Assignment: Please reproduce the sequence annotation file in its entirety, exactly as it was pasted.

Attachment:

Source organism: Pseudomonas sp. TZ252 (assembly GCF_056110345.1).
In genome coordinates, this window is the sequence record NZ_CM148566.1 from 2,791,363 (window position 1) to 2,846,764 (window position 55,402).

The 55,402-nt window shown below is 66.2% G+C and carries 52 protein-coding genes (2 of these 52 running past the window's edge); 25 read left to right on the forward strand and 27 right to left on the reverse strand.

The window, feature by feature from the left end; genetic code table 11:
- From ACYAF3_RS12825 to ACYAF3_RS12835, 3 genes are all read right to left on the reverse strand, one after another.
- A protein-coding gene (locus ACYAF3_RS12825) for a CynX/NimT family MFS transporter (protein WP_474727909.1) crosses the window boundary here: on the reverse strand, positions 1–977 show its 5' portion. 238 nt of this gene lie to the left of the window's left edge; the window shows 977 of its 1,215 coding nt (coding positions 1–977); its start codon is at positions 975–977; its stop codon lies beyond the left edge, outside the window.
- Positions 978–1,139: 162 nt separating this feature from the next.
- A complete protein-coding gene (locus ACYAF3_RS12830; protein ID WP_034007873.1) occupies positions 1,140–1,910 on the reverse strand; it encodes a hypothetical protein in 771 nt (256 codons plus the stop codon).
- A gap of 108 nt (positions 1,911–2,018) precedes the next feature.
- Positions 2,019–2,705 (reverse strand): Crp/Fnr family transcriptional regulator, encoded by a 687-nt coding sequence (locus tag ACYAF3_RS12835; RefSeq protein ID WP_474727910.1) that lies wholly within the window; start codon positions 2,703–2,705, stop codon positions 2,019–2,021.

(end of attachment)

Source organism: Pseudomonas sp. TZ252 (assembly GCF_056110345.1).
In genome coordinates, this window is the sequence record NZ_CM148566.1 from 2,791,363 (window position 1) to 2,846,764 (window position 55,402).

The 55,402-nt window shown below is 66.2% G+C and carries 52 protein-coding genes (2 of these 52 running past the window's edge); 25 read left to right on the forward strand and 27 right to left on the reverse strand.

The window, feature by feature from the left end; genetic code table 11:
- From ACYAF3_RS12825 to ACYAF3_RS12835, 3 genes are all read right to left on the reverse strand, one after another.
- A protein-coding gene (locus ACYAF3_RS12825) for a CynX/NimT family MFS transporter (protein WP_474727909.1) crosses the window boundary here: on the reverse strand, positions 1–977 show its 5' portion. 238 nt of this gene lie to the left of the window's left edge; the window shows 977 of its 1,215 coding nt (coding positions 1–977); its start codon is at positions 975–977; its stop codon lies beyond the left edge, outside the window.
- Positions 978–1,139: 162 nt separating this feature from the next.
- A complete protein-coding gene (locus ACYAF3_RS12830; protein ID WP_034007873.1) occupies positions 1,140–1,910 on the reverse strand; it encodes a hypothetical protein in 771 nt (256 codons plus the stop codon).
- A gap of 108 nt (positions 1,911–2,018) precedes the next feature.
- Positions 2,019–2,705 (reverse strand): Crp/Fnr family transcriptional regulator, encoded by a 687-nt coding sequence (locus tag ACYAF3_RS12835; RefSeq protein ID WP_474727910.1) that lies wholly within the window; start codon positions 2,703–2,705, stop codon positions 2,019–2,021.